1st Cavalryman rode to war in Huey

Sgt. Jim Surber helps his 1st Sergeant with his back pack during a sweep in the Central Highlands of Vietnam with the 1st Air Cavalry Division in 1967-68. Photo provided

Jim Surber was a dogface in Company D, 6th Battalion, 1st Air Cavalry Division in Vietnam from March 1967 to March ’68. He rode to war in Huey helicopters.

“We might make three jumps a day from Hueys. They’d pick up several hundred of us and drop us in a landing zone. We’d make sweeps looking for the NVA (North Vietnam Army) in the dense vegetation of the Central Highlands,” the 64-year-old former cavalryman from Punta Gorda Isles recalled.

“We’d search two or three clicks out for NVA. If we found nothing they’d pick us up and drop us somewhere else to look for the enemy. Six choppers with 8 to 10 guys in each chopper would be dropped into the LZ (landing zone). The Hueys would make three or four runs to the LZ.”

Surber vividly remembers the night his unit was overrun by NVA regulars.

“We were dug in and had Claymore mines out in front of us for protection. There were two of us to a foxhole every 15 feet. We had 300 or 400 in a defensive parameter when the NVA attacked,” he said. “They came up the hill and ran through the Claymore (anti-personnel mines). We were firing illuminating flares and cutting them down with our weapons, but it made no difference. They ran right through us and kept on going. They must have been hopped up on something.

The Huey was the workhorse of the Air Cavalry in Vietnam. It flew young soldiers into battle and dead soldiers out of the war zone. Art courtesy  Lou Drendel/Aviation-Art.net

“The firefight lasted about 1 1/2 hours. It was one continuous battle,” Surber said. “The NVA lost a lot of soldiers, but we couldn’t find many after the fighting the next day because they drug their dead off.”

The area where the enemy attacked was elephant grass country. It was the home of the indigenous Montagnard people who lived in the Central Highlands. They were primitive “little people” who hated the North Vietnamese.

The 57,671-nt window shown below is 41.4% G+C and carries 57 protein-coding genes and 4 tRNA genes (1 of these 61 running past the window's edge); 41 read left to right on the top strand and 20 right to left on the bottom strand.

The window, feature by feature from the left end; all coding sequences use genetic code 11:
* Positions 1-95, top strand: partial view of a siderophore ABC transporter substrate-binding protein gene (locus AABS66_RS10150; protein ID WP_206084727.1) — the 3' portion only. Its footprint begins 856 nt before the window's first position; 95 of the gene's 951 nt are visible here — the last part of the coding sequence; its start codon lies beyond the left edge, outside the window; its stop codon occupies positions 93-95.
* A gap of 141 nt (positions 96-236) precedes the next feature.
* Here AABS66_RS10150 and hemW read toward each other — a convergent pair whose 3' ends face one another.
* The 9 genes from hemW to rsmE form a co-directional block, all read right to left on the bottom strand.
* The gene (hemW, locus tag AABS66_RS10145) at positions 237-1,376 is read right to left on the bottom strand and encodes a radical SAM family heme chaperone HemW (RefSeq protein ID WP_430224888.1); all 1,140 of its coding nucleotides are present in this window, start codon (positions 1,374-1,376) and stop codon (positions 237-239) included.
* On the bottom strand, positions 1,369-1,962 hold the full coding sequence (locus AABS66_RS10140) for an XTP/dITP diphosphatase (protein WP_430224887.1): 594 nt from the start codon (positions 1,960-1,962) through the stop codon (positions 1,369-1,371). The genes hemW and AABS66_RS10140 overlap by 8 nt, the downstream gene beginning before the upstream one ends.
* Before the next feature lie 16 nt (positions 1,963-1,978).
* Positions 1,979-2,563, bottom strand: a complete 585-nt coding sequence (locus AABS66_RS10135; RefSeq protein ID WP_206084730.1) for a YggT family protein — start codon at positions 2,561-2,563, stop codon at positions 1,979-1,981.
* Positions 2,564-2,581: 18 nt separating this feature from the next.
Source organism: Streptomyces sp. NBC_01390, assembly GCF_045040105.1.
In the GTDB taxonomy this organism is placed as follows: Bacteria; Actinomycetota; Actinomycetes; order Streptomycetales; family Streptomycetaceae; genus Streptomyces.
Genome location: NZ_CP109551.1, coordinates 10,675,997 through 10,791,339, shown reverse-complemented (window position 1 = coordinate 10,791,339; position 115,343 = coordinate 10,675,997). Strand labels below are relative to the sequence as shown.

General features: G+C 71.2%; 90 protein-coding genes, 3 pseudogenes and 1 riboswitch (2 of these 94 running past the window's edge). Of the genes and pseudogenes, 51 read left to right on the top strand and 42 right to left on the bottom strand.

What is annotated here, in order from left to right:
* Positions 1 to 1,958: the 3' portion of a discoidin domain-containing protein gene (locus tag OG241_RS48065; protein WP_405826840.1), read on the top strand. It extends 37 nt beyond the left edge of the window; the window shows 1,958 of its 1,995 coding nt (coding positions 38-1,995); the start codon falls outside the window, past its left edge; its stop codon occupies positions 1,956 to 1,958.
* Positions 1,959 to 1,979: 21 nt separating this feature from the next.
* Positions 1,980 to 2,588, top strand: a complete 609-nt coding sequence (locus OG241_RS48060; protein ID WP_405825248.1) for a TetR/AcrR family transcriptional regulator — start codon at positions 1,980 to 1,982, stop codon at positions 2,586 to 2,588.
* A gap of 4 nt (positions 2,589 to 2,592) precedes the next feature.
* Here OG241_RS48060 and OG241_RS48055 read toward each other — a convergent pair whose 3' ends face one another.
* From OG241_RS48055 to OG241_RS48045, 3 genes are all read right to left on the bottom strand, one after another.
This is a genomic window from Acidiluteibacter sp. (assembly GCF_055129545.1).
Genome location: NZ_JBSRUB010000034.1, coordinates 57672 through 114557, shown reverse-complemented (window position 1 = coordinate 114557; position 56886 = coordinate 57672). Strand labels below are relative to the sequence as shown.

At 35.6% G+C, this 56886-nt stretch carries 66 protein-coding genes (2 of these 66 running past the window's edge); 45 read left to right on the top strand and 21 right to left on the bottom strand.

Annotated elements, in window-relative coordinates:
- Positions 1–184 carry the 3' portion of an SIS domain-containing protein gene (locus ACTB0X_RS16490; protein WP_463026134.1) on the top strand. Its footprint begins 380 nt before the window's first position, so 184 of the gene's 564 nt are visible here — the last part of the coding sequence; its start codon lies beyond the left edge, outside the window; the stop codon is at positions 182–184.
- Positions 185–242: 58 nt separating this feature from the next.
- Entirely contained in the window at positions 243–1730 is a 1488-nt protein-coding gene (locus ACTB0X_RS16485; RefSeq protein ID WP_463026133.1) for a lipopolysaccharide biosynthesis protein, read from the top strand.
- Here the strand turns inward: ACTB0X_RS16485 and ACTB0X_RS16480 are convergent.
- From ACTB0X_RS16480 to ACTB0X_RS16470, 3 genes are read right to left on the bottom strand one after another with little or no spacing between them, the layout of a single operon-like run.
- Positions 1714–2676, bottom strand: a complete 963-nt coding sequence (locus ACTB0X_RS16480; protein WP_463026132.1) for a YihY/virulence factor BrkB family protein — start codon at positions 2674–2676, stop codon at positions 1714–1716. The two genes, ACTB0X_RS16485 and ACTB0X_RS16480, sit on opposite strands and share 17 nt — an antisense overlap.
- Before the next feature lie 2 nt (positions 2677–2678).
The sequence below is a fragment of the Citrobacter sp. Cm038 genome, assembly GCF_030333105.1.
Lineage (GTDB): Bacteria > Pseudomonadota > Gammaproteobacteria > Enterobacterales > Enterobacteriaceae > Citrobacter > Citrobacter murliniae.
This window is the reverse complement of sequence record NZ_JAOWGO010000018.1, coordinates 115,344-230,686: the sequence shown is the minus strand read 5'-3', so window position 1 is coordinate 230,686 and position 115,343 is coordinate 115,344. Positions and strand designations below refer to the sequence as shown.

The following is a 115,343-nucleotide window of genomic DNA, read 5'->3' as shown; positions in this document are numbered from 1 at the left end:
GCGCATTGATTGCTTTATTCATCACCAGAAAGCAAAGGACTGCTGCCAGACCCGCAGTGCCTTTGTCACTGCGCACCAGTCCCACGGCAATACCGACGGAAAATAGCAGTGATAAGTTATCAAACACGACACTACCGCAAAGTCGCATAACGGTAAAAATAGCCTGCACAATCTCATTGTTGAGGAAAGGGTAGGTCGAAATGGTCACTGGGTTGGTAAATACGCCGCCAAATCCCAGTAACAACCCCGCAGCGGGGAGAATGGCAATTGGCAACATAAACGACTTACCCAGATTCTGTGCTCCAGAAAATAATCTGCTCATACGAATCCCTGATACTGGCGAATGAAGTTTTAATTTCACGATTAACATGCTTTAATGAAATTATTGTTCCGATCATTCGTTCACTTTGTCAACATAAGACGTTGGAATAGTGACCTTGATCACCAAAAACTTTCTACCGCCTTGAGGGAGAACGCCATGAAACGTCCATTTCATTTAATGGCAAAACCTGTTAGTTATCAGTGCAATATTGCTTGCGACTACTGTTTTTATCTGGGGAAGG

“What was hard about fighting in Vietnam was that one day you’d fly into an area and the officers would say we couldn’t shoot anything at all in that area. Another day you might land and be told you could shoot if they shot at you first. The next time you might be told you could shoot at anything that moved including water buffalo. We could kill anything,” Surber explained.

Surber prepares his foxhole home overlooking a rice paddy in the highlands of Vietnam. Photo provided

“Most of the time we didn’t do night maneuvers. But this one night we were going through an old grave yard that the NVA booby-trapped. We had already lost two fellows who had their legs blown off,” he said. “A third guy tripped a booby-trap. We sandbagged his leg and tried to yank it out of the sandbagged hole before the device exploded. Lucky for him it was a dud.”

Surber was in Hue, the old capital of South Vietnam, about the time the Tet Offensive began. This was the big fight that caused President Lyndon Johnson to throw in the towel on the Southeast Asian war.

The young soldier flew home to the States and an unexpected confrontation with anti-war activists. They met him at the airport in Seattle, Wash.

“I came in on a Pan Am flight from Cam Ranh Bay in my newly issued Army uniform. When we first saw Seattle the biggest thing were all the lights. We hadn’t seen a city lit up like that in a year,” he said.

“The anti-war people were waiting for us when we got off the plane. About 30 of them were there and some held signs saying we were ‘BABY KILLERS.’ They spit on us as we walked into the terminal. We had no idea what had been going on with the anti-war activists in the U.S. while we were fighting in Vietnam.

“The worst thing about going to Vietnam was trying to get the Vietnam smell off when you got home,” Surber said. “I couldn’t get clean. I smelled like jungle rot.”

There was plenty of work available in the late 60s in the U.S. He got a job working at the Rock Island Oil Refinery in Indianapolis, Ind. It was a small, privately owned operation he worked for, for the next 24 years. After getting out of the refinery business Surber went to work for Ellie Lillie Pharmaceutical where he spent another 18 years.

He and his former wife had two children: Nikki and Dede. They also adopted a Vietnamese girl named Kari. After retiring from Eli Lilly, Surber moved to PGI in 2009. He lives in the Palacio Del Sol condominiums overlooking Charlotte Harbor.


Surber’s File

Name: James William Surber
D.O.B: 13 March 1947
Hometown: Lebanon, Ind.
Current: Punta Gorda, Fla.
Entered Service: 12 Oct. 1966
Discharged: 11 Oct. 1968
Rank: Tech Sergeant
Unit: Company B, 6th Battalion, 1st Infantry Division
Commendations: National Defense Service Medal, Bronze Star Medal, Air Medal, Vietnam Service Medal, Vietnam Campaign Medal, Combat Infantryman’s Badge
Battles/Campaigns: Central Highlands


This story was first published in the Charlotte Sun newspaper, Port Charlotte, Florida on Monday, April 4, 2011 and is republished with permission.

All rights reserved. This copyrighted material may not be republished without permission. Links are encouraged.

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Click here to view Surber’s Collection in the Library of Congress’ Veterans History Project.


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